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Apollo 11: The First Men on the Moon
Out of this World

NASA's Apollo space mission (Source images credit: NASA) 

Apollo 11 was the spaceflight that landed the first two people on the Moon. Commander Neil Armstrong and lunar module pilot Buzz Aldrin, both American, landed the Apollo Lunar Module Eagle on July 20, 1969, at 20:17 UTC. Armstrong became the first person to step onto the lunar surface six hours later on July 21 at 02:56:15 UTC; Aldrin joined him 19 minutes later. They spent about two and a quarter hours together outside the spacecraft, and collected 47.5 pounds (21.5 kg) of lunar material to bring back to Earth. Command module pilot Michael Collins flew the command module Columbia alone in lunar orbit while they were on the Moon's surface. Armstrong and Aldrin spent 21.5 hours on the lunar surface before rejoining Columbia in lunar orbit.

 

Source: Wikipedia

Copyright: Andrew Bodrov
Type: Spherical
Resolution: 18500x9250
Taken: 21/07/2019
Geüpload: 16/07/2019
Geüpdatet: 19/07/2019
Keer bekeken:

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Tags: cosmonaut; first; man; moon; nasa; american; apollo; armstrong; astronomy; celebrities; cosmos; engineering; exploration; explorer; hero; idea; lunar; manwalksonthemoon; neil; astronaut; crater; extraterrestrial; landing; science; space; out_of_this_world; out_of_this_world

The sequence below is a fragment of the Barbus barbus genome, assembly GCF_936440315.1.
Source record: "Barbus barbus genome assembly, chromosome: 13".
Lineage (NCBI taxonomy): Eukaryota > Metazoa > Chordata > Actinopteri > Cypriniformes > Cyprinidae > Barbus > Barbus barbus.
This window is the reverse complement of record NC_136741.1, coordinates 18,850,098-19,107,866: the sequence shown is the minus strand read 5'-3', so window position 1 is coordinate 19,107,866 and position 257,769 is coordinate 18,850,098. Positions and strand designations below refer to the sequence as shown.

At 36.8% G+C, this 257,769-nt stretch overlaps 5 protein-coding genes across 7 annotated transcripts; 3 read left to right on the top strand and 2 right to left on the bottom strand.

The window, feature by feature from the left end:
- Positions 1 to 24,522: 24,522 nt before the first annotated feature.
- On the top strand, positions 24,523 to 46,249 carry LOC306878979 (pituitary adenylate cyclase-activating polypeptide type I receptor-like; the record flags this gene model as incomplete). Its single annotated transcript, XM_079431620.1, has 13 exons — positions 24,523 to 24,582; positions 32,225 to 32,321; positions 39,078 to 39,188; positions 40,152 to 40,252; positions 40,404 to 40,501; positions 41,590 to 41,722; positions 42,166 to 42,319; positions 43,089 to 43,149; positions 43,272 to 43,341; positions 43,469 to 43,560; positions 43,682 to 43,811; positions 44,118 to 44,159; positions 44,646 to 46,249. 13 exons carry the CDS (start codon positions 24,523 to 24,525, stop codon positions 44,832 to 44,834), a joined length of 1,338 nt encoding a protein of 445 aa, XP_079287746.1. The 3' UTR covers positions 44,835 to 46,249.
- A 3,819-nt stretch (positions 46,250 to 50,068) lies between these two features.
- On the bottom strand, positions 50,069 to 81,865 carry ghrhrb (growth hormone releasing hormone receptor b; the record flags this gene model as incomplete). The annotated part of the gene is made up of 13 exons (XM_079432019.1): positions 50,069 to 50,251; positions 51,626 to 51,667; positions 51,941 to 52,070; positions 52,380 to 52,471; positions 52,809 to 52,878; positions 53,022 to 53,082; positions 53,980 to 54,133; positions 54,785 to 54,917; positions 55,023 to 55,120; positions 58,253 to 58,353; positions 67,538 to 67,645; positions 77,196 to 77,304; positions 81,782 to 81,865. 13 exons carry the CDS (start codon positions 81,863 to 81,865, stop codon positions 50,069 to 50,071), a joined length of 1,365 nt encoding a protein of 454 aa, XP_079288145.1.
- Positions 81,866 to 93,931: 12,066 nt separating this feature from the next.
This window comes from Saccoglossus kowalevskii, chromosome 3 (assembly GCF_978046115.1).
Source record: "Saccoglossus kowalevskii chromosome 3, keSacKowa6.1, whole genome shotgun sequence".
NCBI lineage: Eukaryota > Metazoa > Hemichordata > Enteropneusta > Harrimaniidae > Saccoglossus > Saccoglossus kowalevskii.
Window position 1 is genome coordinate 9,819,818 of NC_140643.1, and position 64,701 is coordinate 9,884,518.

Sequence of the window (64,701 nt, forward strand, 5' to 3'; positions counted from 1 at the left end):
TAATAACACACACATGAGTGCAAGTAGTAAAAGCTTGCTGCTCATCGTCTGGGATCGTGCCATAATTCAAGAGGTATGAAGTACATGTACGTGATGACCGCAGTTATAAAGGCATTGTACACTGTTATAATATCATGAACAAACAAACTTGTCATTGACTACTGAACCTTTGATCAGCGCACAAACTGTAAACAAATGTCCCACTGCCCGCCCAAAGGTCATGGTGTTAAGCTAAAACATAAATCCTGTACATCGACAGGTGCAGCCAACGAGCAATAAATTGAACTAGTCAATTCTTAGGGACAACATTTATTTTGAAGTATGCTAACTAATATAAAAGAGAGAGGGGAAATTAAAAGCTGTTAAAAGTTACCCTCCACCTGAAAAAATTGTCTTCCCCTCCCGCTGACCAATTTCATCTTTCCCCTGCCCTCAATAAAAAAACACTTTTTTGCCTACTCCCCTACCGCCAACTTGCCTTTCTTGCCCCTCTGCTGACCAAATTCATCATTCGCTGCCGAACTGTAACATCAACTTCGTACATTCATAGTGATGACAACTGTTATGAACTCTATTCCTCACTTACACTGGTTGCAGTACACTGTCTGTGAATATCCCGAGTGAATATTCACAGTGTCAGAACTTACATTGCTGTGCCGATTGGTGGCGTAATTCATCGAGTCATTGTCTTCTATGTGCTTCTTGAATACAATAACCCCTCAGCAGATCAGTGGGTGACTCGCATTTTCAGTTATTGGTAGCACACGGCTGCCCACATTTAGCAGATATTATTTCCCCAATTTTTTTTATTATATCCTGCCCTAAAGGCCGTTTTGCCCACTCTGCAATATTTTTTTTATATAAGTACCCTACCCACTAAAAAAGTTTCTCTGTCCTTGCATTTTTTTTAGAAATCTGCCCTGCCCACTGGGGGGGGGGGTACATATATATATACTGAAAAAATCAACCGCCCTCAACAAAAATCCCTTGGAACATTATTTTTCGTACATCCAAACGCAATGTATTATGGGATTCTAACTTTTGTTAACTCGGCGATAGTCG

More About Out of this World

The planet Earth has proven to be too limiting for our awesome community of panorama photographers. We're getting an increasing number of submissions that depict locations either not on Earth (like Mars, the Moon, and Outer Space in general) or do not realistically represent a geographic location on Earth (either because they have too many special effects or are computer generated) and hence don't strictly qualify for our Panoramic World project.But many of these panoramas are extremely beautiful or popular of both.So, in order to accommodate our esteemed photographers and the huge audience that they attract to 360Cities with their panoramas, we've created a new section (we call it an "area") called "Out of this World" for panoramas like these.Don't let the fact that these panoramas are being placed at the Earth's South Pole fool you - we had to put them somewhere in order not to interfere with our Panoramic World.Welcome aboard on a journey "Out of this World".


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